Flying Through Walls and Virtual Drunkenness:
Disembodiment in Cyberspace?

Gloria Mark


As virtual worlds develop on the Internet and become more integrated into people's daily lives, we need to examine issues concerning how people are represented, and how these representations through the electronic medium affect people's social relationships and own identities. We can ask questions such as, what is the social function of the body, and what does the absence of body mean for social relationships? How is the body represented in cyberspace/virtual reality and to what end? What kind of interface should we consider to represent the body, and what effect would it have on communication and understanding? When we consider social agents, what effect will new forms of physical appearance (or lack of) have? And with new physical representations should we expect new gender roles, perhaps in addition to the identity deception and temporary personae that we already see in cyberspace?
Mitch Kapor and John Barlow wrote: "The old concepts of property, expression, identity, movement and context, based as they are in physical manifestation, do not apply succinctly in a world where there can be none." Perhaps we need a new discipline in order to broaden our insight and understanding of our virtual selves. The traditional disciplines of anthropology, biology, psychology, sociology and philosophy can be supplemented by this new discipline. It is becoming known as cybertheory.

We are living in an age that may be on the verge of immersing itself in a digital culture. This leads to some basic points that we need to consider. First, when we enter a virtual world, is it fair to say that our consciousness is separated from our bodies? When we consider this, we can refer to the mind-body problem in philosophy, where the relationship between the mind and the body has been interpreted in different ways: materialism vs. idealism, and the Cartesian tradition where a clear distinction between mind and body has influenced our point of view up to today. This distinction is exemplified by Daniel Dennett's (1982) point that people of a disembodied society would not get intoxicated, since it is the brain that gets drunk, and the blood supply of the body is not connected with the blood supply of the brain. On the other hand, although real grieving has been reported to occur when people's MUD characters are killed, death in a virtual world does not mean that our physical bodies have died. Should we really speak about disembodiment, or rather should we imagine a background-foreground relationship with our bodies where they exist more in the background as we enter a digital environment?

To what extent do we project our own bodies into a virtual world? Conventions and standards of bodies in the real world are too often carried over into virtual environments: the beauty myth is manifest in descriptions of bodies as sexy and beautiful; similarly, many examples of virtual characters represented as strong and powerful bodies also exist. Although in electronic worlds, status does not play a strong role in determining interactions, users have not completely escaped from the idea of status in many MUDs and MOOs. This holds true whether one chooses to be a wizard or when one is of lower status, in which case they generally treat a wizard with extreme deference and respect (Curtis, 1996). Are we too deeply infused with the notions of beauty, power, and status that our virtual characters must also represent these conventional ideas? Does the fact that we see so many examples of real world conventions about the body transported into the virtual world mean that we are really disembodied? Are we not portraying bodies of our virtual characters as those that we wish our own bodies to resemble? How can we transcend the beauty myth in a virtual world and develop new ideas about the attractiveness of other individuals?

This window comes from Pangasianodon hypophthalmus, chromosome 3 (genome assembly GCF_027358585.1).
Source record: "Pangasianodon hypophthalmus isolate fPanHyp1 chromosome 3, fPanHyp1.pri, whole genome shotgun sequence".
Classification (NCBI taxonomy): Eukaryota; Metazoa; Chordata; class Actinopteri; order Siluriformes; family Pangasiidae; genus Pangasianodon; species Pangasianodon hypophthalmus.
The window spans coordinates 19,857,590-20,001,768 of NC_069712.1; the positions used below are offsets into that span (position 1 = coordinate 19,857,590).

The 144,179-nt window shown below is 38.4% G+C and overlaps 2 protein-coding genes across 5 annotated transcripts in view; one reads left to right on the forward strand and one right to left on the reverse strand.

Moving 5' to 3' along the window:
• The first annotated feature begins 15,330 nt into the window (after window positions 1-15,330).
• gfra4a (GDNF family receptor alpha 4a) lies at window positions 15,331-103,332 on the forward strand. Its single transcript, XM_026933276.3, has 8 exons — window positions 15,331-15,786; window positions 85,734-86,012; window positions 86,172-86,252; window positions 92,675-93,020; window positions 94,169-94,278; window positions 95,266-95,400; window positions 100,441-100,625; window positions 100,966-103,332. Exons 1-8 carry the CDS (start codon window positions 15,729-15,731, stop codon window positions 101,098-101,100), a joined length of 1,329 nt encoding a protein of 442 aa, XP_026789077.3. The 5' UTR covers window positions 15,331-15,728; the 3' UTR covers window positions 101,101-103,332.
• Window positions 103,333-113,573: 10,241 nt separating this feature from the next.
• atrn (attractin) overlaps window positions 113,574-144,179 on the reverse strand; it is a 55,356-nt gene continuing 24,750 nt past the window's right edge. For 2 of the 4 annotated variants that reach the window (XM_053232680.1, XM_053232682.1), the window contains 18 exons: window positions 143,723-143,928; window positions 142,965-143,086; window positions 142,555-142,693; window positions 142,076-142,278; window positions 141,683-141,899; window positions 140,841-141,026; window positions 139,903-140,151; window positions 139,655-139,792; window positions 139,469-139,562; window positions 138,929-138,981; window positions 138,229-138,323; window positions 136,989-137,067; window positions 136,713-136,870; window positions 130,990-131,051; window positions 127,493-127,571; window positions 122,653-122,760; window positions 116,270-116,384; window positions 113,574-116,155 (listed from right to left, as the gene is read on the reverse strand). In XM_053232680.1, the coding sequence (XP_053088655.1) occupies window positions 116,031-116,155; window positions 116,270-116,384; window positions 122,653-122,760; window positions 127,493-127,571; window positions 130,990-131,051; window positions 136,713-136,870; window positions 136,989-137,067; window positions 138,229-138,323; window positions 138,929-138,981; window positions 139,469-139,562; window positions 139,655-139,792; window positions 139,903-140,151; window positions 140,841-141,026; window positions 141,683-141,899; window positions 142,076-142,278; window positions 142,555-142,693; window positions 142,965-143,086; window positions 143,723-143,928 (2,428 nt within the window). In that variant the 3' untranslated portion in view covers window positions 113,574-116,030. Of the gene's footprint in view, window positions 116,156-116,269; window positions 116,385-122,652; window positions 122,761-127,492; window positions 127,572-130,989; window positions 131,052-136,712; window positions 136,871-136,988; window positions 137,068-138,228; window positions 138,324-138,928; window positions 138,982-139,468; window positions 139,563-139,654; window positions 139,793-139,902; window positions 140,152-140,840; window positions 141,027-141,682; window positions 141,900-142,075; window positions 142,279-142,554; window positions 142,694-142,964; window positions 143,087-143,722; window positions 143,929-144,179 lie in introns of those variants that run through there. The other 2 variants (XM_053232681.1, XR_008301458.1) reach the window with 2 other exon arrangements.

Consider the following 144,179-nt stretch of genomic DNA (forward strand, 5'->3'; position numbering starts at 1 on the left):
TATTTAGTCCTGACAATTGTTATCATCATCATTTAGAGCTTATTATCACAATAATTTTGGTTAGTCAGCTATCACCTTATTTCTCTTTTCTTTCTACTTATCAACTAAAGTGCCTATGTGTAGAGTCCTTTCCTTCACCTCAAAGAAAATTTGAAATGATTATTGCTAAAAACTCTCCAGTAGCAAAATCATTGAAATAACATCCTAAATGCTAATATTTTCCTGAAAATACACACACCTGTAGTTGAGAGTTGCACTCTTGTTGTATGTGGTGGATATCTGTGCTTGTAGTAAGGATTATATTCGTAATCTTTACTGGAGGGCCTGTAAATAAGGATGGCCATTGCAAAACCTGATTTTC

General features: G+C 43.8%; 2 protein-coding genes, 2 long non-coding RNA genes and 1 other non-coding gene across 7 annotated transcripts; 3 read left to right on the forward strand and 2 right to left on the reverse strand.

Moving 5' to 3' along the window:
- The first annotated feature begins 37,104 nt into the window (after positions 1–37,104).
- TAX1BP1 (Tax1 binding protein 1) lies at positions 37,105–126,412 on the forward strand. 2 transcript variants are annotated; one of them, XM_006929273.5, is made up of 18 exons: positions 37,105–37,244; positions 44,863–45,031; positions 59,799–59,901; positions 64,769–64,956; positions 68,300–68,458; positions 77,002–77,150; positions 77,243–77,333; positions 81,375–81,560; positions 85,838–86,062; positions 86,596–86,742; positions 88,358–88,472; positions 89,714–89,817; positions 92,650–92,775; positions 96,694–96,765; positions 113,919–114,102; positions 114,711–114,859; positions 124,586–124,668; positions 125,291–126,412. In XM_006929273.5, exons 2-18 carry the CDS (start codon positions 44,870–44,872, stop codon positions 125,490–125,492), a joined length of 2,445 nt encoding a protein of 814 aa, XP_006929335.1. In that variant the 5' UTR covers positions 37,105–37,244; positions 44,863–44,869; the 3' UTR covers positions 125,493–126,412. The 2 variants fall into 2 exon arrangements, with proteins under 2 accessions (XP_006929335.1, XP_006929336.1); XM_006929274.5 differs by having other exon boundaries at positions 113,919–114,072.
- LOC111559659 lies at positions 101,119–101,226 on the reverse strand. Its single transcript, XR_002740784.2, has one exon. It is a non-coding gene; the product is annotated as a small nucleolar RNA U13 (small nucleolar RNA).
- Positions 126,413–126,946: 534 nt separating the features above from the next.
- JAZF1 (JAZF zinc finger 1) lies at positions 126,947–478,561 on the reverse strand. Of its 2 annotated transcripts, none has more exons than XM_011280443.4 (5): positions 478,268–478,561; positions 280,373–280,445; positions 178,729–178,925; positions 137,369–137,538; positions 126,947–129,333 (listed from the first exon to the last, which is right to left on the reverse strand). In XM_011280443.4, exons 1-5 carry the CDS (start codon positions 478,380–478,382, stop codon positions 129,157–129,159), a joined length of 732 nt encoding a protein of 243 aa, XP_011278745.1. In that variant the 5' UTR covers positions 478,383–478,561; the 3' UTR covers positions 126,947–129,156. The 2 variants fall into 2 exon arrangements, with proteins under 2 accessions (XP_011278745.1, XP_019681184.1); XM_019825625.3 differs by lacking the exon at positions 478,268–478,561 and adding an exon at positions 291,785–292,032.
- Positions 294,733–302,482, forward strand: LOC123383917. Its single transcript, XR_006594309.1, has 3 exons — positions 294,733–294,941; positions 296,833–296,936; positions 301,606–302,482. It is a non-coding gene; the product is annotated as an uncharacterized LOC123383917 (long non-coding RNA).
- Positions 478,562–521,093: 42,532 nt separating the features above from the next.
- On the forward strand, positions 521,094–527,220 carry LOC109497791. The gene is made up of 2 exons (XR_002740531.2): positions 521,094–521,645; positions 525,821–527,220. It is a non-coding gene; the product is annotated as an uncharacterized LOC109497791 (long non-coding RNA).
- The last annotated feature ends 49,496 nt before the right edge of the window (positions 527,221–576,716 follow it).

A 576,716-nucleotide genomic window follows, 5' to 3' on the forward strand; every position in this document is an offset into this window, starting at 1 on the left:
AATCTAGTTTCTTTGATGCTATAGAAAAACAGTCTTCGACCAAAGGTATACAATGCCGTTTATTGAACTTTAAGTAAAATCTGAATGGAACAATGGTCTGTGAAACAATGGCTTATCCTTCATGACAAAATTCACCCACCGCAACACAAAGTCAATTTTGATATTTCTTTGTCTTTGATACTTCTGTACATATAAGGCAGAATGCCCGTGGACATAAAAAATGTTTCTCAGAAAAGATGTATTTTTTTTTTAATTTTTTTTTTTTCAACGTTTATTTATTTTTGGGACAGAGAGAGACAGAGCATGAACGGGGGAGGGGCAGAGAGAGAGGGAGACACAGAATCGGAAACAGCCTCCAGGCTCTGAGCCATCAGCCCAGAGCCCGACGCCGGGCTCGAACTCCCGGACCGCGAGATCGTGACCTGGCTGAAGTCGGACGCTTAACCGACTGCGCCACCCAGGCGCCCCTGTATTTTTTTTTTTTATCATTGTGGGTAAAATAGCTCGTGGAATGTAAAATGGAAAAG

Our perception of a virtual world is still mediated through our senses in our physical bodies. However, the sensory information available in such a world is different and restricted, compared to our physical world experiences. Whereas in real life we receive sensory information through multiple perceptual channels, in a virtual world sensory information is restricted, either through a single or very few channels. In a text-based MUD, physical descriptions of ourselves and others, our gender, personalities, are all conveyed through a single channel. In a graphical virtual world, although visual information is present, it is often packaged into stereotypical representations. How does our use of different perceptual channels affect our ideas about our own and other actors' representations? Although sensory information is different to our real world experience, technology is already providing us with new ways to explore movement in virtual environments. We can fly over landscapes, penetrate walls, enjoy multiple views simultaneously, move through all corners of Euclidean space, and step outside our portrayed representations, and back in again. Will these new experiences push our awareness of our body further into the background, will we feel completely disembodied, or will we be able to bring these bodily movement experiences back into our physical worlds to think anew about our own physical selves?


Dennett, D. 1982: Where am I? In: D.R. Dennett and D.R. Hofstadter (eds.), The Mind's I: Fantasies and Reflections on Self and Soul, Harmondsworth, Eng.

Curtis, P. 1996: Excerpt from Mudding: Social Phenomena in Text-Based Virtual Realities. In: M. Stefik, ed. Internet Dreams: Archetypes, Myths and Metaphors, Cambridge, MA.